Students first conduct a review of the literature that will inform their clinical work in the group with their chosen population at risk and serve as the basis of an annotated bibliography that will be posted for the class. They must include at least six references from peer-review journals (required) and other sources such as book chapters, website sources of scholarly literature, and course texts (optional).
Next, they develop a proposed outline for their group that includes a description of the group and their reasons for choosing this population for study, the purpose/focus of their group, and a description of the population served and their group setting. They also include information about whether the group is open or closed, the group’s stage of development (depicted in the role-play), the goals of their interventions, their theoretical orientation(s), and 2-3 selected intervention techniques with the rationale that they will demonstrate in an online scripted role-play. Students submit their proposed outline to their instructor for review and guidance. The approved outline is used also to introduce their presentation, along with an introduction of the “clients” in the role-play of their treatment group.
Students then develop a script for their role-play that demonstrates 2-3 selected techniques, the facilitator’s use of self in the group, and each group members’ reactions to the facilitator and each other. The purpose of the script is to ensure a realistic and accurate portrayal of the techniques. However, it also models what we do in clinical practice, i.e. we design interventions based on the needs of the group, plan how we will carry these out, anticipate group member responses, and plan our responses to anticipated barriers.
Next, students enact and record their scripted role-play online. They include a brief introduction of the “members” of their demonstration role-play group and share the information from their group outline regarding the purpose/focus of their group and a description of the population served and their group setting.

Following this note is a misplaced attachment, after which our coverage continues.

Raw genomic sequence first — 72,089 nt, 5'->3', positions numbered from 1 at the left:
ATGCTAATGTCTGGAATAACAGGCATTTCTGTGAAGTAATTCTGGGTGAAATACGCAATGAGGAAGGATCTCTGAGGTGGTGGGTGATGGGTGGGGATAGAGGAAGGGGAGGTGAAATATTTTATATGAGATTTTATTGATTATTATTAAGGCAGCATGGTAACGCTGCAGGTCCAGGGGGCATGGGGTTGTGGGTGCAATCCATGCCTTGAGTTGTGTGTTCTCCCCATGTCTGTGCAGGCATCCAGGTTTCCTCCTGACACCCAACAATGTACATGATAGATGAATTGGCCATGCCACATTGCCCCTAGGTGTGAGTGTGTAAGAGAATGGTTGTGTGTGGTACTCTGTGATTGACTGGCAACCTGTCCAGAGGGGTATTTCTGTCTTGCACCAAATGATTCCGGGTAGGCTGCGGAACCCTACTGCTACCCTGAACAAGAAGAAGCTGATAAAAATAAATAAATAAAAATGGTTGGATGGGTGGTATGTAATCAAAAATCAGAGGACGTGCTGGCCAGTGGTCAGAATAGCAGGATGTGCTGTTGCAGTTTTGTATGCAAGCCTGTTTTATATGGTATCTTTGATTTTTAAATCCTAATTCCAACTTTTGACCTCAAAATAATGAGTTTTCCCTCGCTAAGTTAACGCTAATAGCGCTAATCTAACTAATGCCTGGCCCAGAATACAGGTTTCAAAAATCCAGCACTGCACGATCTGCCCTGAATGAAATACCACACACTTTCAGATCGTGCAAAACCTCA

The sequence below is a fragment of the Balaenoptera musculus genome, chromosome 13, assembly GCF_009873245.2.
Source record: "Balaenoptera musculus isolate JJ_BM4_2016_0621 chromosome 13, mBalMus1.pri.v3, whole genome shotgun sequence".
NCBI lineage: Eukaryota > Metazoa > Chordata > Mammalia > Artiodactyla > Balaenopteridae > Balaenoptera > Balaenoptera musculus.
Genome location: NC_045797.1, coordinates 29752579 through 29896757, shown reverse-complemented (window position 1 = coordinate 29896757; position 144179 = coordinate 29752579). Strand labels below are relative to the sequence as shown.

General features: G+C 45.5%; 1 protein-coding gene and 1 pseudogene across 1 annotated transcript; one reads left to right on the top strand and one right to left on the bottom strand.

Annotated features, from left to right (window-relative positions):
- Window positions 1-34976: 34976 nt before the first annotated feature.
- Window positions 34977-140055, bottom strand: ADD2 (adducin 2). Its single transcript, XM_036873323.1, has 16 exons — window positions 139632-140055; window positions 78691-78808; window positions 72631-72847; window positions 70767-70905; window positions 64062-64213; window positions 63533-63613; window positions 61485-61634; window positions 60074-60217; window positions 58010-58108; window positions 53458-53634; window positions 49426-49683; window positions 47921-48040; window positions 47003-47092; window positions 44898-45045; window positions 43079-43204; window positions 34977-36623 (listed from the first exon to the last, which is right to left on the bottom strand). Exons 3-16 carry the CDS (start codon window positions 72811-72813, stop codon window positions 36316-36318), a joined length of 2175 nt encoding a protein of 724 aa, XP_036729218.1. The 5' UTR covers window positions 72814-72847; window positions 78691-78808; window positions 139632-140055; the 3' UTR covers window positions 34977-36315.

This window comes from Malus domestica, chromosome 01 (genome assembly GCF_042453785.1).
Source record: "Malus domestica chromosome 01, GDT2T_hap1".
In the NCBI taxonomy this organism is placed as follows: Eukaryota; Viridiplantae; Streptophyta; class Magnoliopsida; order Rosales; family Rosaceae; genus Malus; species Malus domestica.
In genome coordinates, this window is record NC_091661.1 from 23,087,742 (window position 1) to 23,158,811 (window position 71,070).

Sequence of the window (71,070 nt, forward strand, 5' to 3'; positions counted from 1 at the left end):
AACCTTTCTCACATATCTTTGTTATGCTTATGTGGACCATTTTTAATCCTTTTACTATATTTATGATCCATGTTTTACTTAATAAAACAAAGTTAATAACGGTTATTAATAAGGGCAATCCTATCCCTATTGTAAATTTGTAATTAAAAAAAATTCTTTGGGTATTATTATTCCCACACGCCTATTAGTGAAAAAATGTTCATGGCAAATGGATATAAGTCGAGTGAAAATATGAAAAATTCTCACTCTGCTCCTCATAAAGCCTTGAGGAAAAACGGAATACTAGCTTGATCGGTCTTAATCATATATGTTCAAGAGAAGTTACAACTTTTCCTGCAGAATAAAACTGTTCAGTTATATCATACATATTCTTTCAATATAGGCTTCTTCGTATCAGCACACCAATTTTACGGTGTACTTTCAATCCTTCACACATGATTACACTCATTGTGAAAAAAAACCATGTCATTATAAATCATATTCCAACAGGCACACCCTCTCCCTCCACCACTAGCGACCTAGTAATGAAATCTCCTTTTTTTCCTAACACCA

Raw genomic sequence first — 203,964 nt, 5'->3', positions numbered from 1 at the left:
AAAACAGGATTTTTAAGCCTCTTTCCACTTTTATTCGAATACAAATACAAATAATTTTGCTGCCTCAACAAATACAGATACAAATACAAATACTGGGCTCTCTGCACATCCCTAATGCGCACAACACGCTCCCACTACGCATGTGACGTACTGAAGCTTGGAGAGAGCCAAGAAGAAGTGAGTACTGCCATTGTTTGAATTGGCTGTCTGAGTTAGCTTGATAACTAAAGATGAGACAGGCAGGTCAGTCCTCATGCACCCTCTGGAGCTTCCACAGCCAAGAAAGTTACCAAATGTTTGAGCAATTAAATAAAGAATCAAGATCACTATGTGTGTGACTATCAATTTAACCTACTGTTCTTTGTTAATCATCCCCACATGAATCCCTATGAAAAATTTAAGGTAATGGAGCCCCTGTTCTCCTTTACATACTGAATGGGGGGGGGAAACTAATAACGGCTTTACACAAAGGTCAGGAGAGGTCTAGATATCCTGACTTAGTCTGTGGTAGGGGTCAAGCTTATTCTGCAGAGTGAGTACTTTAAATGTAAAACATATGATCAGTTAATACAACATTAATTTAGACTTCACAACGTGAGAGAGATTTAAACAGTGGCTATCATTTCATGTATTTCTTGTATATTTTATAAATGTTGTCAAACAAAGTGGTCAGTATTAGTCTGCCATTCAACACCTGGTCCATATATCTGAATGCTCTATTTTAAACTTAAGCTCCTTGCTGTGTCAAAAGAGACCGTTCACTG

Students then conduct and post a 45-minute presentation online that introduces their treatment group, briefly summarizes the findings from their literature review, and shares additional information from their outline about the goals of their interventions, their theoretical orientation(s), and 2-3 selected intervention techniques). They play the group’s recorded role-play that introduces their “group” members and demonstrates their selected intervention techniques. They conclude with a brief summary of their learning that may be different for each student.
Students were highly engaged in this activity. Their literature searches were robust, resulting in annotated bibliographies most often with double the number of references required. Their processes of critical grappling with the findings from their literature searches were documented in the suggestions and comments on a Google document each group used to develop their group outline. The same processes were evident as each member wrote their script and responded to the instructor’s suggestions and comments. This served to reinforce comprehension and appropriate application of course concepts to their treatment group. Several students turned out to be consummate actors, which served to inspire and engage other members of their workgroup and resulted in several compelling and touching moments in each recorded role-plays. As a follow-up to this assignment, students were asked s part of a weekly Engagement Points activity to post their answers to a set of questions regarding each group’s presentation in VoiceThread. The presentations provided the opportunity for learning about the application of techniques from several theoretical orientations to specific populations at risk. Most importantly, however, it afforded students practice in the process of group development, from the search for evidence-informed practices for specific populations through the critical thinking processes necessary to design and plan for intervention.